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Vision at the End of the Tunnel

By: Marc Evans M. Abat, MD, FPCP, FPCGMVision at the End of the Tunnel

You glare at something with those steely eyes, as if your sight needs to penetrate that object.  Your vision tunnels around you and it becomes painful just looking at anything.  Your eyes are bloodshot, as if ready to bleed out.  Sadly, this is not Clint Eastwood staring down at something through the sight of his gun – it can be anybody with glaucoma!

Glaucoma is often mistakenly interchanged with cataracts, another common condition in older patients.  The latter is the thickening of the lens of the eye, which can be easily treated by removing the thick opaque lens and replacing it with a clear synthetic one.  Glaucoma, on the other hand, can be serious because it causes permanent damage progressively to the optic nerve (the nerve that conducts the impulses from the eye to brain), which translates to eventual loss of vision.

The main culprit in this disease is eye pressure.  There is a space called the anterior chamber in the front of the eye that is filled with a fluid called aqueous humor.  This fluid drains through a trabecular meshwork near the angle between the iris (the colored part of the eye) and the cornea (the clear covering over the front of the eye).  Any problem that may prevent proper movement or circulation of the fluid through the meshwork causes increased eye pressure and hence, glaucoma.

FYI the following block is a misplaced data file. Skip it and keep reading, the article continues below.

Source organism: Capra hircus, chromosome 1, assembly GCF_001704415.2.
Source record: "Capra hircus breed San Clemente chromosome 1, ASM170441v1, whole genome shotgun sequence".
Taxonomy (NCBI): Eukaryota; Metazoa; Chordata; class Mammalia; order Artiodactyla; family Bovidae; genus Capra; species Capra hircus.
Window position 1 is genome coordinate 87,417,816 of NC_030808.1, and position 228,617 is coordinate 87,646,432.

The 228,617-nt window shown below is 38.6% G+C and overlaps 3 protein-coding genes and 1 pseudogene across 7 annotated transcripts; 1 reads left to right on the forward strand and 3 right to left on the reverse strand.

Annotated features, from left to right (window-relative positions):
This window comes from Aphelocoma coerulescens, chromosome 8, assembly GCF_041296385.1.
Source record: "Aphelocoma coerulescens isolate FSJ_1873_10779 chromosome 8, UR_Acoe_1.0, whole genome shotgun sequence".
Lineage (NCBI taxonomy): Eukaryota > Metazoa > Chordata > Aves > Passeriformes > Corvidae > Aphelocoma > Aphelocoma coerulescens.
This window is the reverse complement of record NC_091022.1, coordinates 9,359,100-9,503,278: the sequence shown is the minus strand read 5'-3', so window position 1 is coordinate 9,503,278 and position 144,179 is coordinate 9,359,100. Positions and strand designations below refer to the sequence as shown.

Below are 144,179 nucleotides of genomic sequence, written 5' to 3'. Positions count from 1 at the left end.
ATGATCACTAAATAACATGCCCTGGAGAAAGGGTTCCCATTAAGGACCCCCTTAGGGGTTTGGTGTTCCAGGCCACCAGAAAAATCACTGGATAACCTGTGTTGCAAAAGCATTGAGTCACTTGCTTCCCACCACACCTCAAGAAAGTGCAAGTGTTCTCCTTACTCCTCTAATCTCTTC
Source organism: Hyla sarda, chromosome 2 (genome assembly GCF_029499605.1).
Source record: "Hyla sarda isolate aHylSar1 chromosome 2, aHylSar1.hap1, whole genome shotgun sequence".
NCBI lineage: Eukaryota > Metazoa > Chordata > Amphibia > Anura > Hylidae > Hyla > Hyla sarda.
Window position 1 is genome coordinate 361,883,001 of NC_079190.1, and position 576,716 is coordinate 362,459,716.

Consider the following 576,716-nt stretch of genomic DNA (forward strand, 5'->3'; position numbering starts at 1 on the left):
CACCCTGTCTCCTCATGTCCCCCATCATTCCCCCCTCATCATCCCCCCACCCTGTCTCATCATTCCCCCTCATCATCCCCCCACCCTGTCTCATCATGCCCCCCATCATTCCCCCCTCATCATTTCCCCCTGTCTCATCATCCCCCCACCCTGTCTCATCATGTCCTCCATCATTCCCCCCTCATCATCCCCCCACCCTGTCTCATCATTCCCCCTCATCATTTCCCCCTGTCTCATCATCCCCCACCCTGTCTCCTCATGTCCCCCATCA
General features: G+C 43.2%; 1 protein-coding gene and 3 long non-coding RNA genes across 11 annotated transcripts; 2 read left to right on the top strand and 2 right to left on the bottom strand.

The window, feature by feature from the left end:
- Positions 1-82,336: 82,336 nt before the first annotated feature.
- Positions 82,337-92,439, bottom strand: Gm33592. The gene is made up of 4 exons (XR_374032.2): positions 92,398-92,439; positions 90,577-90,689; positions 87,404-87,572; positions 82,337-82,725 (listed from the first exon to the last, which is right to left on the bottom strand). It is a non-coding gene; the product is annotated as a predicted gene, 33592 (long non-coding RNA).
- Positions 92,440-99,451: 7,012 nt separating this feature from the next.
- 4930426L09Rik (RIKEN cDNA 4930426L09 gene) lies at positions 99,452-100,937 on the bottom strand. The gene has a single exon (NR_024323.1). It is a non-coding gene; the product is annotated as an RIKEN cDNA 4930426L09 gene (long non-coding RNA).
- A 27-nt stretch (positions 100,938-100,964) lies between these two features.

Those aged over 40 can become at risk of having glaucoma.  This can happen especially to those with a family history of glaucoma, although it is a bit difficult to explain clearly how genetics come into play.  Those with particular diseases like diabetes can also have an increased risk for glaucoma.  Any blunt trauma or chemical injury to the eyes or any infection or inflammation that involved the eye may lead to glaucoma.  Even the occasional eye surgery can have glaucoma as an unwanted and unexpected complication. 

The most common types of glaucoma are open-angle glaucoma and angle-closure or narrow-angle glaucoma.  Open-angle glaucoma is the most common type – think of it as the eye having what seems to be normal structures but the aqueous humor cannot seem to flow properly through the trabecular meshwork, leading to an increased eye pressure.  The less common type, angle-closure or narrow-angle glaucoma, is when the drainage of the aqueous humor is narrow or suddenly closes, sometimes leading to a rapid increase in eye pressure.  There are other less common types like congenital glaucoma or secondary glaucoma from trauma or surgical complications.

So how do you know whether or not you have glaucoma?  Some people can actually go on for some time without feeling any symptoms.  That is why it is important for you to see your ophthalmologist or eye doctor on a regular basis especially after the age of 40, maybe every one to two years, for a regular eye exam. The peripheral vision then starts to decline, which means the outer areas of your field of vision start to become dim or totally disappear.  This manifests as tunnel vision in progressive cases, as if you are looking through a tube or a tunnel.  You may also have eye pain, headaches, eye redness, halos around light, and nausea.  Eventually, as your optic nerve gets progressively damaged, your visual field progressively tunnels out until you become blind.